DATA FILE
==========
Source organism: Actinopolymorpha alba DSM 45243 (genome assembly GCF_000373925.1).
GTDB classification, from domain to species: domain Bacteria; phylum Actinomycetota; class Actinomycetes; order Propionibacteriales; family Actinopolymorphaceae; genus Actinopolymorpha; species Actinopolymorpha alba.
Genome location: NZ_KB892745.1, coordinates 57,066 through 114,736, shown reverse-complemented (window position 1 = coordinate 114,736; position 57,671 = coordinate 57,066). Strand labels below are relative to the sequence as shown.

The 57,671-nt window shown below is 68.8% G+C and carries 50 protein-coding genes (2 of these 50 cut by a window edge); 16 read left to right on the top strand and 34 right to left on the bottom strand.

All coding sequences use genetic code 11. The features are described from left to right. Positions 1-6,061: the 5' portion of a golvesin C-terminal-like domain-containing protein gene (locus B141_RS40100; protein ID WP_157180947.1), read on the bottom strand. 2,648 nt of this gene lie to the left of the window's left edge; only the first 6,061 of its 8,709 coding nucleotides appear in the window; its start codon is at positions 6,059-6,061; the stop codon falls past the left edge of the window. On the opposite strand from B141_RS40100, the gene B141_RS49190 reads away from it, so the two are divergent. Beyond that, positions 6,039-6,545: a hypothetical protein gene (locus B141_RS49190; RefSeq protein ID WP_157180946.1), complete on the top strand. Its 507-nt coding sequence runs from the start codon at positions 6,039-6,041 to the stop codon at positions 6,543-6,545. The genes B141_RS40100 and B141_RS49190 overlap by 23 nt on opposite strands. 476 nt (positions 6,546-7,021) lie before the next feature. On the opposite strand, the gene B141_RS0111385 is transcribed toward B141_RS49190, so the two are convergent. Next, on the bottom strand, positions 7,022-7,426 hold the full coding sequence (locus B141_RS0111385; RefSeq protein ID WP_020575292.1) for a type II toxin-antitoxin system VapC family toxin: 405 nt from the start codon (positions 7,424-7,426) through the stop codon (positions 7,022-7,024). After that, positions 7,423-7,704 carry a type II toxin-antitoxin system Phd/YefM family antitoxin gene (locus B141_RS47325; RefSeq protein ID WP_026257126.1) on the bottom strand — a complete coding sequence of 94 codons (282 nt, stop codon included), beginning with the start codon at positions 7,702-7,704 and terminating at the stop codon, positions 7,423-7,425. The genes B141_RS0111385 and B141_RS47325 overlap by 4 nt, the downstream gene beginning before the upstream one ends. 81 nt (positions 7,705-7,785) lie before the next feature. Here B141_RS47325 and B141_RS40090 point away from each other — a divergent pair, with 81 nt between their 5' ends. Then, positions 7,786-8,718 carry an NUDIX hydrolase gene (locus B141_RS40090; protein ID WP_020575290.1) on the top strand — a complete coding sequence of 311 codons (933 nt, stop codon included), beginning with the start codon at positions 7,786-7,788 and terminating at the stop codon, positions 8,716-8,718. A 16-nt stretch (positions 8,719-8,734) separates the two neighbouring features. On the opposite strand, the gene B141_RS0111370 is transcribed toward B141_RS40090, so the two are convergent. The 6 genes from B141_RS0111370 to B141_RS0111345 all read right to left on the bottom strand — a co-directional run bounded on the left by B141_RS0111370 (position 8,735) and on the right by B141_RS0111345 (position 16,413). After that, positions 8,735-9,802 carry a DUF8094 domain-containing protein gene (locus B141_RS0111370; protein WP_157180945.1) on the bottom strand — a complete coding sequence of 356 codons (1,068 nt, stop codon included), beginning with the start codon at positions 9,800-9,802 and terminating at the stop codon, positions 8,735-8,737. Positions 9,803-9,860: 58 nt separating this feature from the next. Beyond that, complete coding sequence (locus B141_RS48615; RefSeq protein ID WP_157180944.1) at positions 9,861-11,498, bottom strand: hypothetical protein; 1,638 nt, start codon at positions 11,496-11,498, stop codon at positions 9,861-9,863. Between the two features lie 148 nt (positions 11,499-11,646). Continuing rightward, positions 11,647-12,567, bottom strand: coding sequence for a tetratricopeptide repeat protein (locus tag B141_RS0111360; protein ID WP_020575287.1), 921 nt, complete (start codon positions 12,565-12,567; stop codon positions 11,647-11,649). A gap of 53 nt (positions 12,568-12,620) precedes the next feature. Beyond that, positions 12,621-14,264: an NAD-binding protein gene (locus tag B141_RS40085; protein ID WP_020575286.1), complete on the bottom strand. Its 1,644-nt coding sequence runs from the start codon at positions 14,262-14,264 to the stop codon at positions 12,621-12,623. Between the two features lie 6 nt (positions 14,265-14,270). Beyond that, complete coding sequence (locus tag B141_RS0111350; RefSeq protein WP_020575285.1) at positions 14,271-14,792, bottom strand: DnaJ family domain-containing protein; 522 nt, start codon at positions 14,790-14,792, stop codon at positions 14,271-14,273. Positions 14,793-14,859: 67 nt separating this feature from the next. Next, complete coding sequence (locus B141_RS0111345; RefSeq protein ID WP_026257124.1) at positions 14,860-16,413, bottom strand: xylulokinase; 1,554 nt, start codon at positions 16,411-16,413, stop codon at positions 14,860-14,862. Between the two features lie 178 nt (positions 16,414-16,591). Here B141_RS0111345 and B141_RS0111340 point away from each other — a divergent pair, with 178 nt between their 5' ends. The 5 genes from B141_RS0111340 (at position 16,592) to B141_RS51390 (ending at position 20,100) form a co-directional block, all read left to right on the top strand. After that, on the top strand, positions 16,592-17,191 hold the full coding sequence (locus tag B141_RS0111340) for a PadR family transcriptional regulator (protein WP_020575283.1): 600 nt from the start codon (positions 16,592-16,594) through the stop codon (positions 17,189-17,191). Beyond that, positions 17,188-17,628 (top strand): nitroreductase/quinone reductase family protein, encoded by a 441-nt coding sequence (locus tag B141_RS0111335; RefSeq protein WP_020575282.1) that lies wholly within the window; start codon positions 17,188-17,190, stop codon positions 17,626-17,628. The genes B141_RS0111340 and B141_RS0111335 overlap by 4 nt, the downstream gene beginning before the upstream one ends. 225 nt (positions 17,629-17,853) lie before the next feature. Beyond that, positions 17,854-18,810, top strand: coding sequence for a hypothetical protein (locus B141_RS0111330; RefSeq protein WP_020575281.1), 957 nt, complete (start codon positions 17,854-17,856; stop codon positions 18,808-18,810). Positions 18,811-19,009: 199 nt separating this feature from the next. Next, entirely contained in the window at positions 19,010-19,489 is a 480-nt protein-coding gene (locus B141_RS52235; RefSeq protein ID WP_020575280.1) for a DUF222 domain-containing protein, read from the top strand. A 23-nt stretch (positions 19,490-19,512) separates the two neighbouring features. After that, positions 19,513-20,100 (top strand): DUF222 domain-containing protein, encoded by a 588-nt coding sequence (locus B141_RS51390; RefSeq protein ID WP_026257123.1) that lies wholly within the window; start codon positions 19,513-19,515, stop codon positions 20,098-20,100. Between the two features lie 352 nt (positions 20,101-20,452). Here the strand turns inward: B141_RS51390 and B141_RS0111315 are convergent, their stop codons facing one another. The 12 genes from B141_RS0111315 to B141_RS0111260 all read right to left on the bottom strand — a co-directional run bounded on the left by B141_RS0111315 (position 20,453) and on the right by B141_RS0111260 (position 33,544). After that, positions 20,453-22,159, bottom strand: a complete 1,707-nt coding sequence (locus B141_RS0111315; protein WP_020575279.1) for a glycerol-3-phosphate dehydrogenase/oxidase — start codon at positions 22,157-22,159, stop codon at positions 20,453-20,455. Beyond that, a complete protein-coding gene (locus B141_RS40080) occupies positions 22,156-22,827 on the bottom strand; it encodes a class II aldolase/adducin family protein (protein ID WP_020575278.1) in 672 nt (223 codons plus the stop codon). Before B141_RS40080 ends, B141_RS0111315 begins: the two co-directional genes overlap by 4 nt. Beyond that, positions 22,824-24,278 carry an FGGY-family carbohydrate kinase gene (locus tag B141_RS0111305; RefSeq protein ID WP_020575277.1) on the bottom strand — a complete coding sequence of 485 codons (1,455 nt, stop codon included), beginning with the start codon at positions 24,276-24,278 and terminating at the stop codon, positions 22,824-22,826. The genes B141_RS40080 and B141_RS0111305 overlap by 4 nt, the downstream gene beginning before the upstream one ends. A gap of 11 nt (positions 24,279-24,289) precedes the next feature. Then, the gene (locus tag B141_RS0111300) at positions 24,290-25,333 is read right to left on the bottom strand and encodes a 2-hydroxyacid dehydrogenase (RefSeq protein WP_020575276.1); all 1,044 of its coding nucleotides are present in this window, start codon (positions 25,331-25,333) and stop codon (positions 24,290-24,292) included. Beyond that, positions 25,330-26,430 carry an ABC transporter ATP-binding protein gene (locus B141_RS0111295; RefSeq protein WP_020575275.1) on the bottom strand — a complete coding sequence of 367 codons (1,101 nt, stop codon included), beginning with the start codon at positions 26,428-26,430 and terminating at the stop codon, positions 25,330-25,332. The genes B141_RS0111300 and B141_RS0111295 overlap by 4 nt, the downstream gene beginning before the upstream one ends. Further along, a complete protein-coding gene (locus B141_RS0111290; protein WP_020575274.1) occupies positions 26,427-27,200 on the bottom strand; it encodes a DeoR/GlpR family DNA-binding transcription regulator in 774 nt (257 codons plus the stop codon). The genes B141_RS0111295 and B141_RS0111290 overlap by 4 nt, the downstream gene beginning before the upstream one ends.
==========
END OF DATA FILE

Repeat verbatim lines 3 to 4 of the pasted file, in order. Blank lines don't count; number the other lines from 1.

Genome location: NZ_KB892745.1, coordinates 57,066 through 114,736, shown reverse-complemented (window position 1 = coordinate 114,736; position 57,671 = coordinate 57,066). Strand labels below are relative to the sequence as shown.

The 57,671-nt window shown below is 68.8% G+C and carries 50 protein-coding genes (2 of these 50 cut by a window edge); 16 read left to right on the top strand and 34 right to left on the bottom strand.